I met with my Colleague Connection, Tyla Tew, a Digital Content Librarian from VCU. Also joining us at our table was another librarian from her library - Alan Williams, Education Librarian. Both are new to MLA. It's delightful to see young, enthusiastic faces.
One sees many of the same faces every year. All of us have a good time mentoring new members. (Let me put in a plug here. Why don't your volunteer as a New Member Mentor next year and join the fun?)
Carla Funk, Executive Director of MLA, introduced the group to staff who can help them She mentioned that there are a record number of new members this year.
Jean Shipman, the current MLA President, spoke to the group. She mentioned that although she's attended many meetings, each meeting has its own nuance. And, one can collect new friends each year. She encouraged everyone to become active in the association. "MLA needs you and you need MLA." The remainder of the speakers gave tips about becoming more active.
Mark Funk, incoming President, mentioned his new agenda for MLA which he will talk about in his inaugural speech. It takes a long time to get noticed when you are new to the profession and the organization. People talk about paying your dues. But he has some ideas that might make it easier through using new technology like wikis and blogs to participate and get noticed.
Pam Reese - a representative from Chapter Council - encouraged new members to get involved on chapter level. She suggested that they might want to attend the sharing round tables at this meeting as a way to meet new people with like interests.
Jei Li - representing the MLA Sections -- echoed her sentiments. Sections are ways of becoming active based on issues of interest.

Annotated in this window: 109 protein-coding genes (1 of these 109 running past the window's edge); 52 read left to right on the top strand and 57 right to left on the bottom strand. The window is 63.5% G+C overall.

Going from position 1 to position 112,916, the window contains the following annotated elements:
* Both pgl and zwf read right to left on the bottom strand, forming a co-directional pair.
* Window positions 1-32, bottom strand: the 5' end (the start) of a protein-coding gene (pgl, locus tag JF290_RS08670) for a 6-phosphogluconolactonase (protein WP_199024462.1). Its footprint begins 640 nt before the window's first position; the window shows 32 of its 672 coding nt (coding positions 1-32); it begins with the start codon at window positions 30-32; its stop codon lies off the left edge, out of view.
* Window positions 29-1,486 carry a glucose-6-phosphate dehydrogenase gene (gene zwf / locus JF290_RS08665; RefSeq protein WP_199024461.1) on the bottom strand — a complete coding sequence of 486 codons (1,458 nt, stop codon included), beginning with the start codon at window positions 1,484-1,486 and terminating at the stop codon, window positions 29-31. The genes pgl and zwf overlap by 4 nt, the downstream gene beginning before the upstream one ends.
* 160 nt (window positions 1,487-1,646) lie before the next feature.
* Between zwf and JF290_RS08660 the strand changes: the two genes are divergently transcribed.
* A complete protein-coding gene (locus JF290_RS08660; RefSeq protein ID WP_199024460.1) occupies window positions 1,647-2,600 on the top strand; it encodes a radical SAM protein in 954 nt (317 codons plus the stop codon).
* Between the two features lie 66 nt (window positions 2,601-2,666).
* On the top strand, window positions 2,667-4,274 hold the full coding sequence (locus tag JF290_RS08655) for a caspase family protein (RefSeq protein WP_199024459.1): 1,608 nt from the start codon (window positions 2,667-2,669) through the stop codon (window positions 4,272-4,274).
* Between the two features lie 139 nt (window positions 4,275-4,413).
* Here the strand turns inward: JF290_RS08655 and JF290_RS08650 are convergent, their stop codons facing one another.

Shannon Jones is an example of a new member who decided that the organization need a new SIG (Special Interest Group) and formed the New Member SIG for those people who wanted to join other new members. MLA News has provided a new column for that group. She mentioned that there will be a get-together for that SIG at the Hard Rock Cafe across the street. (Sorry, I didn't get the day/time.)
As last year, the New Member Breakfast was honored with a short talk by a revered MLA Fellow, Lucretia McClure, who shared her "Pearls of Wisdom."
We do have the best in new technologies but often find ourselves being squeezed by commercial enterprises like new advances in music delivery, gaming, etc. We need to be more knowledgeable about all of these technologies and incorporate them into our libraries. We must outdo... -- missed that. (If anyone heard it, please comment.)
We [sic] librarians have the best minds; the most curious minds. Let's remember what Estelle Broadman wrote, "Money talks, but people count."
When Lucretia went to her first meeting, she didn't know anyone. So, she sat at lunch with different people everyday and soon found friends who are friends to this day. She mentioned that in getting to know the organization, reflect upon things that happen at this meeting. For example, the Janet Doe Lecture is named for someone very active in the organization. When you go to the awards luncheon, the awards are all named after MLAers who were very active.
Think about their accomplishments. And, if you don't know about them, you can easily go to PubMed Central and find them in the online Journal of the Medical Library Association.
There is change all around us, but the one constant is friendship in a professional association environment. You will have become a part of a vast association of like-minded librarians. If you need advice, we are here for each other. You can have real power as a member of an association.
People count - staff, users, colleagues.A thinking librarian is the best resource in the library.
Look for new members who have a green ribbon affixed to their badges or maybe even bright shiny green Mardi Gras beads around their necks. Give them a smile and engage them in discussions. Make their first meeting one to remember.